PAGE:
Recently, I invited myself to a colleague’s Math 8 class to try out Always, Sometimes, Never. In this formative assessment lesson – originally by Swan & Ridgway, I think – students classify statements as always, sometimes, or never true and explain their reasoning.


Because it’s June, we created a set of statements that spanned topics students encountered throughout the course. Mostly, this involved rephrasing questions from a textbook, Math Makes Sense 8, as well as from Marian Small’s More Good Questions, as statements. That, and stealing from Fawn Nguyen.

.doc .pdf

To introduce this activity, I displayed the following statement: When you add three consecutive numbers, your answer is a multiple of three.

Pairs of students began crunching numbers. “It works!”

“You’ve shown me it’s true for a few values. Is there a counterexample? What about negative numbers? Does it always work? How do you know? Convince me.”

Some students noticed that their calculators kept spitting out the middle number, e.g, (17 + 18 + 19)/3 = 18. This observation lead to a proof: take one away from the largest number, which is one more than the middle number, and give it to the smallest number, which is one less than the middle number; each number is now the same as the middle number; there are three of them. For example, 17 + 18 + 19 = (17 + 1) + 18 + (19 – 1) = 18 + 18 + 18 = 3(18).

I avoided explaining my proof: x + (x + 1) + (x + 2) = 3x + 3 = 3(x + 1). This may have been a missed opportunity to connect the two methods, but I didn’t want to send the message that my algebraic reasoning trumped their approach. “Convince me,” I said. And they did.

To encourage students to consider different types of examples, I displayed a ‘sometimes’ statement: When you divide a whole number by a fraction, the quotient is greater than the whole number. Students were quick to pick up on proper vs. improper fractions.

Next, students were given eight mathematical statements. We discussed some of the statements as a whole-class. Some highlights:

A whole number has an odd number of factors. It is a perfect square.

I called on a student who categorized the statement as always true because “not all of the factors are doubled.” We challenged doubled before she landed on square roots being their own factor pair. For example, 1 & 36, 2 & 18, 3 & 12, 4 & 9 are each counted as factors of 36, but 6 in 6 × 6 is counted only once.

The price of an item is decreased by 25%. After a couple of weeks, it is increased by 25%. The final price is the same as the original price.

Like the three consecutive numbers statement above, students began playing with numbers – an original price of $100 being the most popular choice. I anticipated this as well as the conceptual explanation that followed: “The percent of the increase is the same, but it’s of a smaller amount.” I love having students futz around with numbers; it’s so much more empowering than having them “complete the table.”

The number 25 was chosen carefully in hopes that some students might think fractions: (1 + 1/4)(1 − 1/4) = (5/4)(3/4) = 15/16. None did. There’s a connection to algebra here, too: (1 − x)(1 + x) = 1 − x². Again, I didn’t bring these up. Same reason as above.

One side of a right triangle is 5 cm and another side is 12 cm. The third side is 13 cm.

All but one pair of students classified this as always true. That somewhat surprised us. More surprising was how this one pair of students came to realize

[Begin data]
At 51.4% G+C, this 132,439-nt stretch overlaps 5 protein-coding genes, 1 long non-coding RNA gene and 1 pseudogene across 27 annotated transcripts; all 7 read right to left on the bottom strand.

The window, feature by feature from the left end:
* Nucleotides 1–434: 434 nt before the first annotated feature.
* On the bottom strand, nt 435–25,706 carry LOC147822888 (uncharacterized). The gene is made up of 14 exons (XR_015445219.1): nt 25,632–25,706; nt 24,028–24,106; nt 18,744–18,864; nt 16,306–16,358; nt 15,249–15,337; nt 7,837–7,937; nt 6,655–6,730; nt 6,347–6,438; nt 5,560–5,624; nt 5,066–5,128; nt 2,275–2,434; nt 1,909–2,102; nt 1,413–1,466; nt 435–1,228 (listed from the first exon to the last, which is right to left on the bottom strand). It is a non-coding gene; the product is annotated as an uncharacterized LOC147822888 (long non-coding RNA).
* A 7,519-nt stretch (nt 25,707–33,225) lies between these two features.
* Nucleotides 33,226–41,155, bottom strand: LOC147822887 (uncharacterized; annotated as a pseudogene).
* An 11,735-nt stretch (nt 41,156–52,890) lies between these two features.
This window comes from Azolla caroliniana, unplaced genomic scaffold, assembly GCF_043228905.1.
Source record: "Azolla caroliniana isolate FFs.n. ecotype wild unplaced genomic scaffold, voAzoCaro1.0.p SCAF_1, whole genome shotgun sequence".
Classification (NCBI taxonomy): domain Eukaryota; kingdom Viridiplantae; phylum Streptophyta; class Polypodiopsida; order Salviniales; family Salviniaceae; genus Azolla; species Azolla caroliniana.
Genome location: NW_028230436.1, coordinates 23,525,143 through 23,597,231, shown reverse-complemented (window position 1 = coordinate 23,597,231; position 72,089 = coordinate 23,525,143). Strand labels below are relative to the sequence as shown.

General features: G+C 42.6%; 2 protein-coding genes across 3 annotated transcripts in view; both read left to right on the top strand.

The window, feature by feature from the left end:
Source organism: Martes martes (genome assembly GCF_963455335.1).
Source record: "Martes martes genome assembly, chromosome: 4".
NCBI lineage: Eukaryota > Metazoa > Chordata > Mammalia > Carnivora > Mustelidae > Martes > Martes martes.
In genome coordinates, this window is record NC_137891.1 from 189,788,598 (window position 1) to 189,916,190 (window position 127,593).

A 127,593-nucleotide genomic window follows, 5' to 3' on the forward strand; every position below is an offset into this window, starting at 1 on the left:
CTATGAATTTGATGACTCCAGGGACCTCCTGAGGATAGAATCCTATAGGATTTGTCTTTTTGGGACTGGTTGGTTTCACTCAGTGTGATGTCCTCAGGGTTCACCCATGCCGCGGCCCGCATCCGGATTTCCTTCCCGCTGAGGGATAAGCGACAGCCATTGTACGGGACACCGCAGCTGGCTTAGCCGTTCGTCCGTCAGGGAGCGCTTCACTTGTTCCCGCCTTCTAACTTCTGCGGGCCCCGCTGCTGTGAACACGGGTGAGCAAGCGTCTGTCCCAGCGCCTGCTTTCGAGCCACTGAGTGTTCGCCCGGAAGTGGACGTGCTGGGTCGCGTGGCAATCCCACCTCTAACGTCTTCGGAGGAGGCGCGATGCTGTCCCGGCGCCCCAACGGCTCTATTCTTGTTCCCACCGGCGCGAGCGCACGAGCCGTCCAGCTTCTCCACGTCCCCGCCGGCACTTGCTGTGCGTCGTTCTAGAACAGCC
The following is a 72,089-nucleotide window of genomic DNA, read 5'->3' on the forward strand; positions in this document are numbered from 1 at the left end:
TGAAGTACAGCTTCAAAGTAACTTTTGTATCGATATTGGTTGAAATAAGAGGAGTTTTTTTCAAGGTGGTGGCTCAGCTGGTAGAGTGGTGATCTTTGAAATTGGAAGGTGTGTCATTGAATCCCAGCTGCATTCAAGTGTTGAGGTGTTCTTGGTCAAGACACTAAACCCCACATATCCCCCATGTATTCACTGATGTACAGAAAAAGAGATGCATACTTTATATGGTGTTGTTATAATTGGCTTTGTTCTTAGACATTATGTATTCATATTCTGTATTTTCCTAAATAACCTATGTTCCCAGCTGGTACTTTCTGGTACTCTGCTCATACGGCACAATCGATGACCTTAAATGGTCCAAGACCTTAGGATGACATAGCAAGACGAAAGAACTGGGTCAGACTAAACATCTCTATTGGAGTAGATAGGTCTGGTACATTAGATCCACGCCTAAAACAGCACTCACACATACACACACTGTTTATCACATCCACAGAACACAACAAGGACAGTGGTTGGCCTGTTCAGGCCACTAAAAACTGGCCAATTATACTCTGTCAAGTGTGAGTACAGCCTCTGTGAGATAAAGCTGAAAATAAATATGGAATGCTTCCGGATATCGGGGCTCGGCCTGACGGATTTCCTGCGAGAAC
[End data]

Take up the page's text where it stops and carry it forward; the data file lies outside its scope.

BTW, the blog-less Tracy Zager has a crowd-sourced a set of elementary Always, Sometimes, Never statements.

Update: I stand corrected.

It’s pronounced ‘soobitizing’

Subitizing – two years ago, I had no idea what it was.

In September 2010, I was asked to do my first demo lesson as Numeracy Helping Teacher. In a Kindergarten classroom. I taught Math 8 to 12. I was terrified a little nervous. Thankfully, Sandra Ball was there to hold my hand provide moral support. In these last two years, I have become much more comfortable in primary classrooms. And I can pronounce subitizing and tell you what it is – it’s recognizing, without counting, one to five objects (“1, 2, 3, What do you see?”).

That’s me. The one on the left.

This year, it has been very rewarding to support Surrey Kindergarten/Grade 1 teachers with an assessment package developed by Carole Fullerton and Sandra Ball. “What Do They Know?” focuses on three areas: subitizing, partitioning/decomposing, and patterning. In addition to fall and spring assessment tools (instructions, blackline masters, materials, rubrics), an instructional resource with suggestions for subitizing, partitioning/decomposing, and patterning lessons is also included. Carole and Sandra wrote about WDTK in a special elementary mathematics issue of BCAMT’s journal, Vector. Please read the article here.

With all-day-K in effect this year, the timing is perfect. There is time (It is time?) to focus on early numeracy. The number of Kindergarten teachers in Surrey has almost doubled this year, many of them teaching Kindergarten for the first time.

WDTK provided me with opportunities this year to work with K/1 teachers. When teachers invited me into their classrooms, I asked them to choose three kids. Then, I modeled each of the three assessment tasks with these three students. After, the teachers and I discussed the results. It was common for these teachers to be surprised by their students. Often students who were identified as struggling demonstrated capacity in at least one of the three areas. Sometimes these students even outperformed their high-achieving classmates. Later, these teachers were able to complete the assessment tasks on their own with the remaining kids.

I look forward to spending more time in Kindergarten classrooms – every secondary math teacher should get the opportunity at some point in his or her career.